Additionally, while editing files, also referred to the “current checkout” in version control lingo, you can access a “Fossil Commands” sub-tab via the Edit tab.

Edit tab Fossil Commands

Tip → The “Fossil Commands” button is only shown if the “Show Fossil Tab” Prefs entry is checked.

Click on the “Fossil Commands” button and you will see the display below after clicking the “Fossil Command” button with “fossil-status” selected.

Fossil Commands

The drop-down menu allows the user to select the various AstLinux Fossil Command Scripts that can be executed. You may click on the small (i) topic icon to display more information for each available command. The Fossil Command Scripts are also described below.

Note → The internal timestamps are stored in UTC time, but in the Fossil Web Interface are displayed (usually) in your local time.

AstLinux Fossil Command Scripts

AstLinux includes several “helper” scripts for Fossil. These scripts automatically set the base directory and open and close using a standard repository file.

Using these scripts, even without any previous experience using version control systems, the user will find it easy edit, add and delete files and commit those changes to the Fossil repository for timeline tracking.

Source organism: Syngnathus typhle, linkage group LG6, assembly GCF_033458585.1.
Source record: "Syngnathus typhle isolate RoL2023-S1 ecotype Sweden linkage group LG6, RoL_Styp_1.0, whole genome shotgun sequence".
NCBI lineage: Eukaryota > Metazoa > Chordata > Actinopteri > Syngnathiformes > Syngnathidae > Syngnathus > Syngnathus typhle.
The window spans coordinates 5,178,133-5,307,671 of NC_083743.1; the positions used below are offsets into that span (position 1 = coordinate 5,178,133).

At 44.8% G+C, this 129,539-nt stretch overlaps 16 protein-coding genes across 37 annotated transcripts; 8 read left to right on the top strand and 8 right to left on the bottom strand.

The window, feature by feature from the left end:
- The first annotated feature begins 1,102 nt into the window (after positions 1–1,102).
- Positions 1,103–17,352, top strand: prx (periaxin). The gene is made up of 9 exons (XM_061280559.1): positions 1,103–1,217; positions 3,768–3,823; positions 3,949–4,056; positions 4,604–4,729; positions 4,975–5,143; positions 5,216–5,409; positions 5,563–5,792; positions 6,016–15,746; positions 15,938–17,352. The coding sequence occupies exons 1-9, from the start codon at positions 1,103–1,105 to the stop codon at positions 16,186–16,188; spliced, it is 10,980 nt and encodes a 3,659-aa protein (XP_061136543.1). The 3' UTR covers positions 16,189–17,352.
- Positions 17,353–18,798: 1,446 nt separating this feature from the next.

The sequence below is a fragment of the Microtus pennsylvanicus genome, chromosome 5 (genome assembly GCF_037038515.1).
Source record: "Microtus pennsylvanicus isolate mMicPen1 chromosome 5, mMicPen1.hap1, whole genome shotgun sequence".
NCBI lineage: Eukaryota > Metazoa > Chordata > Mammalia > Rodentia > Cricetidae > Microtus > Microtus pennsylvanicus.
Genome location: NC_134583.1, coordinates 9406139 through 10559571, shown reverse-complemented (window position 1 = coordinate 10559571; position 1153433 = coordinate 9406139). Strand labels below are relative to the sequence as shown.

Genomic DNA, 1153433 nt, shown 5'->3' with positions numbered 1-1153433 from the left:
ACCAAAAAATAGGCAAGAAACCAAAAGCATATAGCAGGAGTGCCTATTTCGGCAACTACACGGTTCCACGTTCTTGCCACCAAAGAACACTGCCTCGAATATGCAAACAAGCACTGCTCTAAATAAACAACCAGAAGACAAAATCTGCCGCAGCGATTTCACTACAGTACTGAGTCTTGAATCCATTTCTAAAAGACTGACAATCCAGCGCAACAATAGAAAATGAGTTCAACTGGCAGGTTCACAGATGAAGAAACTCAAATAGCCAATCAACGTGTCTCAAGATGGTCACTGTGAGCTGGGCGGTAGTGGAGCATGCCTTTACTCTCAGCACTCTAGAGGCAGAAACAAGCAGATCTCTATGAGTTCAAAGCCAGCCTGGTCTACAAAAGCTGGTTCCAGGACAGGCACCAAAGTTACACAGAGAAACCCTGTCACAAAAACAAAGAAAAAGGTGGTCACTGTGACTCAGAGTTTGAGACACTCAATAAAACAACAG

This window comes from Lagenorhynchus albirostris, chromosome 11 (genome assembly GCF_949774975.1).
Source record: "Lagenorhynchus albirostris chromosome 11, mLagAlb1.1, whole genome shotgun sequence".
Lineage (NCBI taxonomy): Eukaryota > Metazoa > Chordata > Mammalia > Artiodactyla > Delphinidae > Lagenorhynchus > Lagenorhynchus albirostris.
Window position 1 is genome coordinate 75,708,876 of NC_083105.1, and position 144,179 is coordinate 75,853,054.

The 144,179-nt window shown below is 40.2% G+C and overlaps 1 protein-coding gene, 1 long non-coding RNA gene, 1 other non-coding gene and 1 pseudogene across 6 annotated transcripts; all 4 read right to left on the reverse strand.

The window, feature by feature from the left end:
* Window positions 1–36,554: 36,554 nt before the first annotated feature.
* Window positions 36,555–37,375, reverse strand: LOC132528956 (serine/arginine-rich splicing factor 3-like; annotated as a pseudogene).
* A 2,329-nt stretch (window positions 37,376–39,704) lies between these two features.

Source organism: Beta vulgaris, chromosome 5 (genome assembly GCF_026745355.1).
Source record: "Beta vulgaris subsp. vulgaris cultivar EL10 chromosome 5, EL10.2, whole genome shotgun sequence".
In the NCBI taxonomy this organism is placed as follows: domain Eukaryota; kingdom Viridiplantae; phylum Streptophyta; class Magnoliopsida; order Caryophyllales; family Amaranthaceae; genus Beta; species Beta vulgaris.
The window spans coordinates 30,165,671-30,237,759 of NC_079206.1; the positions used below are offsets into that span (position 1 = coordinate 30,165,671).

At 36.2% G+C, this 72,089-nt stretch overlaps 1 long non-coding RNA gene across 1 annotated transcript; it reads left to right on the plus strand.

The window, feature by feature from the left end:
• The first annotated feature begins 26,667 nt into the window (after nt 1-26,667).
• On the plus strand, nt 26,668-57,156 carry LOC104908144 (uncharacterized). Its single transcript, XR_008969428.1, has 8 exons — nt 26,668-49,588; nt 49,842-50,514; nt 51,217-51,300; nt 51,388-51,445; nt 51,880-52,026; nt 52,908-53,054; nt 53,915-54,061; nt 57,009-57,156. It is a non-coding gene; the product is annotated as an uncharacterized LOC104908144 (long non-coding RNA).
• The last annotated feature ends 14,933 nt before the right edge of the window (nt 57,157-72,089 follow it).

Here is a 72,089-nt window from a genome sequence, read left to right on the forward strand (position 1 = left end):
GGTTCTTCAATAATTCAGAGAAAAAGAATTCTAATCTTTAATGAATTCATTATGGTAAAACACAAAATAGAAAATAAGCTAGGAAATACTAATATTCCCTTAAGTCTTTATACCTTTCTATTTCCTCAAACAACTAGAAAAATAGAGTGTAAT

Note → With respect to Fossil, all these scripts specify the “local-root” or base directory to: /mnt/kd/

The “fossil-status” command:

Usage: fossil-status

This command reports on the status of the current checkout (your edited files) compared to the last commit to the repository.

The “fossil-diff” command:

Usage: fossil-diff [options] [FILE1 FILE2 ...]

This command shows the difference between the current checkout (your edited files) compared to the last commit to the repository. Without any arguments fossil-diff shows all the differences of all the edited files.

See options via the CLI by:

fossil help diff

Surely you have been in this situation, actively editing configuration files, got interrupted, and when you resume editing you first want to know “Where was I ?”. The “fossil-diff” command is a tool you will greatly appreciate.

The “fossil-commit” command:

Usage: fossil-commit [comment-text]

This command creates a new revision containing all of the changes in the current checkout (your edited files).

If no comment-text is provided, “auto commit via cron” will be used.

All files that have changed will be committed, including added and removed files.

Tip → If you want to automatically track daily file changes and auto-commit those changes, you can un-comment the existing cron entry as follows:

##
## Fossil daily auto-commit - Do not remove, un-comment to enable
55 23 * * * /usr/bin/fossil-commit >/dev/null 2>&1

The nice thing is, when nothing has changed, no commit will actually be generated. Keep in mind that even with a daily auto-commit running in the background, changes can still be manually committed with an informative comment-text message whenever desired. Also the auto-commit comment can be edited later, when you select the commit, and then click 'Edit' (within 'Other Links') at the top section.

The “fossil-revert” command: